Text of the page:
News and Events
Every Job is an Adventure for Executive MBA Graduate
Some people thrive on a routine. And then there’s Jac Meacham.
A man of many careers, Meacham (GSBM '74) has flown as a pilot in the United States Marine Corps, written organizational handbooks in New York, opened a fish market in San Diego, consulted the Crow Indian tribe in Montana, and created a “historic village” in rural Missouri, just to name a few.
Always eager to follow new interests and adventures, Meacham has been driven by an innate curiosity to experience the world around him. His numerous and varied professional endeavors have led him on a journey from a rural wooded village in Northern California to the densely populated avenues of New York City—even to the open sky itself.
Though he had never been in an airplane, Meacham knew from childhood that he wanted to be a pilot. The first flight he ever took was en route to a Marine Corps base for ground school training. After he received his commission as a 2nd Lieutenant in 1954, the 24-year old flew in a squadron based out of El Torro, California.
One evening, Meacham was unexpectedly awoken at 3 a.m. and told he was going on a mission. “We were told to get into a ‘racetrack pattern’—no formation,” recalls Meacham. “Then they counted down from 10—BOOM—and I saw the brightest light I’d ever seen. It seemed to last for centuries.” Only later did Meacham discover that he participated in “Operation Teapot,” a nuclear test conducted by the Department of Defense at the Nevada Test Center.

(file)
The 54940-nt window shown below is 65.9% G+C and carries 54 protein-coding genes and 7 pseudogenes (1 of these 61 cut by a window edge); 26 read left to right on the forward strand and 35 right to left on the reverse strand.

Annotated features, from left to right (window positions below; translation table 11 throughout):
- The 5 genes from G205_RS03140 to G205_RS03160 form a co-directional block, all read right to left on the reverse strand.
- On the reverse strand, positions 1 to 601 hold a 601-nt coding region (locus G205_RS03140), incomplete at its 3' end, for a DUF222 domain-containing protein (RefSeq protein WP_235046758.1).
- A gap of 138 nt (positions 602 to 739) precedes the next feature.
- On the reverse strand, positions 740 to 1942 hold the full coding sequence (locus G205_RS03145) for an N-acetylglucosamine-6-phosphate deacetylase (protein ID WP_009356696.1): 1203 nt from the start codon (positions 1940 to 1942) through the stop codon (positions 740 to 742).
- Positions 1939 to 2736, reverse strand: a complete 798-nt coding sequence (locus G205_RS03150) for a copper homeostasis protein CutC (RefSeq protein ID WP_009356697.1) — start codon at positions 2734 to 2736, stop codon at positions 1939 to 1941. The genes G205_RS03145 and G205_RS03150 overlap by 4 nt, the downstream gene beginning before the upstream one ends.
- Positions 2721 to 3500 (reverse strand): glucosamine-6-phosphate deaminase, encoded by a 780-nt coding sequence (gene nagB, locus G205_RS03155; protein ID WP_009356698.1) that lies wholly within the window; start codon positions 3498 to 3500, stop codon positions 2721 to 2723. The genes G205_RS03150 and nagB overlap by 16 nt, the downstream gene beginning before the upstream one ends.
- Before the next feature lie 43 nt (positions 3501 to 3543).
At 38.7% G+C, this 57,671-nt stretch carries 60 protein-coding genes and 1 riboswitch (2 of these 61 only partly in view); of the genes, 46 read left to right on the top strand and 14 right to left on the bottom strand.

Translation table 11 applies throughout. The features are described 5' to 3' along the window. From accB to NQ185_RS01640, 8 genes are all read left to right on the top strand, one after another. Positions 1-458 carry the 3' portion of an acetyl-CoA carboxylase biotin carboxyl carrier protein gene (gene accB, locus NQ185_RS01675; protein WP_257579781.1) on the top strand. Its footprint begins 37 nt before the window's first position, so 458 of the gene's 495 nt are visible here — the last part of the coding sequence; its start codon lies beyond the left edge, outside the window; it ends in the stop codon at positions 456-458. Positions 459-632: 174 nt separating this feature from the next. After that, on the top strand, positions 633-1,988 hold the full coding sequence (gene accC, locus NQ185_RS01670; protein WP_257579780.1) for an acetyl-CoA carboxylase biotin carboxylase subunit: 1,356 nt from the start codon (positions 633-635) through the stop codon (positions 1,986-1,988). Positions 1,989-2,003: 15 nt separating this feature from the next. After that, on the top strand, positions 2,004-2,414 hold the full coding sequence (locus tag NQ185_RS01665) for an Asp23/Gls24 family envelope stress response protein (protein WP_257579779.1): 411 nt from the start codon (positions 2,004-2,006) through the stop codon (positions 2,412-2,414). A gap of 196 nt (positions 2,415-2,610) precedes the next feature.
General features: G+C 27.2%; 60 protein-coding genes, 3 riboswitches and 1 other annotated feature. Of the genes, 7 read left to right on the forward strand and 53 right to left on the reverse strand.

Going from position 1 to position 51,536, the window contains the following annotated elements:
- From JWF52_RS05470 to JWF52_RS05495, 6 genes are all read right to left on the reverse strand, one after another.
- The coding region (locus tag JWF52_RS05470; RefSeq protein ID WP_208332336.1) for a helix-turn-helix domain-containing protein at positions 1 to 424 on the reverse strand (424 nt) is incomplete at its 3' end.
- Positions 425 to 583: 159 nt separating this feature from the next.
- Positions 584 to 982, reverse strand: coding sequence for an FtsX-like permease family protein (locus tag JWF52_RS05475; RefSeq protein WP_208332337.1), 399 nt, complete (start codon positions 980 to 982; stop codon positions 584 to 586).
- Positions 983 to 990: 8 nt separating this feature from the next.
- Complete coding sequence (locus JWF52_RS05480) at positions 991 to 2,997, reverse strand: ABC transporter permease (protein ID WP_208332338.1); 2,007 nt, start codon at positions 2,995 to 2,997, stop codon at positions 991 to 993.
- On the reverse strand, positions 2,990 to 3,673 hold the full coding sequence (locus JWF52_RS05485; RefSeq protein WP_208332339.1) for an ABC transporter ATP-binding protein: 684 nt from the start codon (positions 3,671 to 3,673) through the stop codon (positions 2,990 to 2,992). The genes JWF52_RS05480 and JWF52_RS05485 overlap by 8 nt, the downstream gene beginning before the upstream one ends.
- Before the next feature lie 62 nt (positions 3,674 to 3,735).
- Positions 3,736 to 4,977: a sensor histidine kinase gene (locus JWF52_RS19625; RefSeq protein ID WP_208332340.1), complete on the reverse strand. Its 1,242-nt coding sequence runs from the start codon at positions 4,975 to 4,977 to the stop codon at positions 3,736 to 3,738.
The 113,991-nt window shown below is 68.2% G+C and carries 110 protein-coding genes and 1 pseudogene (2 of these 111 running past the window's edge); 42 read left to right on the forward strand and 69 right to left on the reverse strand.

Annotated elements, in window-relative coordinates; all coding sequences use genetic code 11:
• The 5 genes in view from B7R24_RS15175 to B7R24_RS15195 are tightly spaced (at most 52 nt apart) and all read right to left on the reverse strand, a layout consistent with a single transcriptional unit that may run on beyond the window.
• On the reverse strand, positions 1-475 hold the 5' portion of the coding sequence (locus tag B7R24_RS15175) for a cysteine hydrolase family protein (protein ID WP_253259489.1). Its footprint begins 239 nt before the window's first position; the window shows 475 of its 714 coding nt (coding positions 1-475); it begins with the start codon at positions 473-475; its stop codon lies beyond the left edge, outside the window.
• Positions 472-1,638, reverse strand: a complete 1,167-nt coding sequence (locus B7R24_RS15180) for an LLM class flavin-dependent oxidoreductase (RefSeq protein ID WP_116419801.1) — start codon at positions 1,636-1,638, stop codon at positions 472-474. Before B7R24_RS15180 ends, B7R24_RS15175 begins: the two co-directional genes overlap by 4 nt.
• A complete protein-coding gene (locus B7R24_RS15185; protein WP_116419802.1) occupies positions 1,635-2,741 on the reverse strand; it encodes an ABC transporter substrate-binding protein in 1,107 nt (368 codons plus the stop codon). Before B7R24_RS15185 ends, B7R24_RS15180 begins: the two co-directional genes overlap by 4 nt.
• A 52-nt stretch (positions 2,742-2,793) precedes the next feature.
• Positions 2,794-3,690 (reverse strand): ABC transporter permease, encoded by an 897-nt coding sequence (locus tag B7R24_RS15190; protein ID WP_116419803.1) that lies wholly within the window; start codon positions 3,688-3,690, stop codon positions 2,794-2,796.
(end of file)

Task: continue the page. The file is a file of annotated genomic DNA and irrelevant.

Flying through the mushroom cloud, Meacham peeled off in confusion and immediately headed back to the base. The young pilot ran out of fuel, landing 150 feet short of the runway before skidding to a stop. After this dangerous incident, he was sent to Korea as part of a radar squadron, and upon return, was named provost marshal in charge of the military police.
From his days penning a sports column in junior high school, Meacham sought to turn his personal passion for writing into professional opportunities. “Captain Jac,” as he was later coined and prefers to be known, left the Marine Corps in 1957 and went to work developing pilot handbooks for aircraft manufacturer General Dynamics. McGraw-Hill lured him to New York City where he spent four years designing training development programs for leadership courses. He even wrote the “Baby Care Handbook” for Johnson & Johnson.
Following a stint as Director of Employee Development for Continental Airlines, Meacham felt the pressures of white-collar management and a renewed curiosity to experience something totally different. He decided to take a break from the industry for a few years by opening a fish market in El Segundo, California. Later in life, he felt the similar call of adventure and moved to Northern California. “I wanted to live off the land,” Meacham recalls. “I became an ‘Executive Hippie’.”
Bolstered by his broad range of experience in management—including positions with aircraft manufacturers Flying Tigers and, later, McDonnell Douglas Aircraft—Meacham made a crucial decision to get his career on track: “I knew if I was going to advance professionally in this industry, I would need more education. So I went to Pepperdine.”